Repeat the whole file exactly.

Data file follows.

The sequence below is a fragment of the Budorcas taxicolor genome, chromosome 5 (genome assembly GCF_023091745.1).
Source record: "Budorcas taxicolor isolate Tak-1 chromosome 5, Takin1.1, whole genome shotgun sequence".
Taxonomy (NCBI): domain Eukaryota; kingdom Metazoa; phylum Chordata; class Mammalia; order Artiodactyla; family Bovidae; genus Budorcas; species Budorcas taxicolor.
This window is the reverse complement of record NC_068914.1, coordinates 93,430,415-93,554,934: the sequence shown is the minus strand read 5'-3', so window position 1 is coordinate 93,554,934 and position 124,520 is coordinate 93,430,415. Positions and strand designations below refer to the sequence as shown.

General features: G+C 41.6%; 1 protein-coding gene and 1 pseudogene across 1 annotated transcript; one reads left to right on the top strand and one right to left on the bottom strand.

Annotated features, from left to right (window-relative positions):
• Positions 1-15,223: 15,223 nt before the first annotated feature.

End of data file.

The sequence below is a fragment of the Budorcas taxicolor genome, chromosome 5 (genome assembly GCF_023091745.1).
Source record: "Budorcas taxicolor isolate Tak-1 chromosome 5, Takin1.1, whole genome shotgun sequence".
Taxonomy (NCBI): domain Eukaryota; kingdom Metazoa; phylum Chordata; class Mammalia; order Artiodactyla; family Bovidae; genus Budorcas; species Budorcas taxicolor.
This window is the reverse complement of record NC_068914.1, coordinates 93,430,415-93,554,934: the sequence shown is the minus strand read 5'-3', so window position 1 is coordinate 93,554,934 and position 124,520 is coordinate 93,430,415. Positions and strand designations below refer to the sequence as shown.

General features: G+C 41.6%; 1 protein-coding gene and 1 pseudogene across 1 annotated transcript; one reads left to right on the top strand and one right to left on the bottom strand.

Annotated features, from left to right (window-relative positions):
• Positions 1-15,223: 15,223 nt before the first annotated feature.